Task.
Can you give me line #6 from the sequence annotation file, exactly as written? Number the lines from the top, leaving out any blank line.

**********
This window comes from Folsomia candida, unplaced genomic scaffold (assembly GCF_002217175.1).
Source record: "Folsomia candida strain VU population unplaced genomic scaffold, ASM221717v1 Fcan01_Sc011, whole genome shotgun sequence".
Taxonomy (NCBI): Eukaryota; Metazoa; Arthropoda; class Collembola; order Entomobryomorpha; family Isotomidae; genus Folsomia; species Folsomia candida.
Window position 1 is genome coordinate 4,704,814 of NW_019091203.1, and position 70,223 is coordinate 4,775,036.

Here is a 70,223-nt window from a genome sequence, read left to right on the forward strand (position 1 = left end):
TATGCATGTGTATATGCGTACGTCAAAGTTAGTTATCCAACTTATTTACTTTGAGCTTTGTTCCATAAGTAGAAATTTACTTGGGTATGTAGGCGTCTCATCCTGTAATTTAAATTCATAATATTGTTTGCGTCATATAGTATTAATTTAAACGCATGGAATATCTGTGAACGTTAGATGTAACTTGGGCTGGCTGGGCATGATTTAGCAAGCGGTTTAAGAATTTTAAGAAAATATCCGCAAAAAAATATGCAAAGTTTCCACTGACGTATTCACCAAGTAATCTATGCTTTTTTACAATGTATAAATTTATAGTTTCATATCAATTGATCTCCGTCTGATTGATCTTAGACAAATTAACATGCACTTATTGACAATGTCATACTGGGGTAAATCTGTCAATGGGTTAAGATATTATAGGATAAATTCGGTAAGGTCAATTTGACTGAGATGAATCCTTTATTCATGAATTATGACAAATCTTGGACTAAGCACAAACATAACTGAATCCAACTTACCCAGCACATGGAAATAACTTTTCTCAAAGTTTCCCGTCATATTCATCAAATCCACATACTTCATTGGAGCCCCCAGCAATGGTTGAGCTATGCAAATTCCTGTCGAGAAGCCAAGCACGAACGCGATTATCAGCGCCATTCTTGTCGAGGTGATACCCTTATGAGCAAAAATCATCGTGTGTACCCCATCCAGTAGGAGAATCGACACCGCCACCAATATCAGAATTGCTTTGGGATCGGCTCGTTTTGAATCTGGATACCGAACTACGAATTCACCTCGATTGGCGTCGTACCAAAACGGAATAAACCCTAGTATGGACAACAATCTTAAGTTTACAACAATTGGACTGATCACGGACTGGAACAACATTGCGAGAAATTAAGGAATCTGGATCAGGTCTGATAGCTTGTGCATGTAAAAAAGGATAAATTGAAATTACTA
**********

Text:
TATGCATGTGTATATGCGTACGTCAAAGTTAGTTATCCAACTTATTTACTTTGAGCTTTGTTCCATAAGTAGAAATTTACTTGGGTATGTAGGCGTCTCATCCTGTAATTTAAATTCATAATATTGTTTGCGTCATATAGTATTAATTTAAACGCATGGAATATCTGTGAACGTTAGATGTAACTTGGGCTGGCTGGGCATGATTTAGCAAGCGGTTTAAGAATTTTAAGAAAATATCCGCAAAAAAATATGCAAAGTTTCCACTGACGTATTCACCAAGTAATCTATGCTTTTTTACAATGTATAAATTTATAGTTTCATATCAATTGATCTCCGTCTGATTGATCTTAGACAAATTAACATGCACTTATTGACAATGTCATACTGGGGTAAATCTGTCAATGGGTTAAGATATTATAGGATAAATTCGGTAAGGTCAATTTGACTGAGATGAATCCTTTATTCATGAATTATGACAAATCTTGGACTAAGCACAAACATAACTGAATCCAACTTACCCAGCACATGGAAATAACTTTTCTCAAAGTTTCCCGTCATATTCATCAAATCCACATACTTCATTGGAGCCCCCAGCAATGGTTGAGCTATGCAAATTCCTGTCGAGAAGCCAAGCACGAACGCGATTATCAGCGCCATTCTTGTCGAGGTGATACCCTTATGAGCAAAAATCATCGTGTGTACCCCATCCAGTAGGAGAATCGACACCGCCACCAATATCAGAATTGCTTTGGGATCGGCTCGTTTTGAATCTGGATACCGAACTACGAATTCACCTCGATTGGCGTCGTACCAAAACGGAATAAACCCTAGTATGGACAACAATCTTAAGTTTACAACAATTGGACTGATCACGGACTGGAACAACATTGCGAGAAATTAAGGAATCTGGATCAGGTCTGATAGCTTGTGCATGTAAAAAAGGATAAATTGAAATTACTA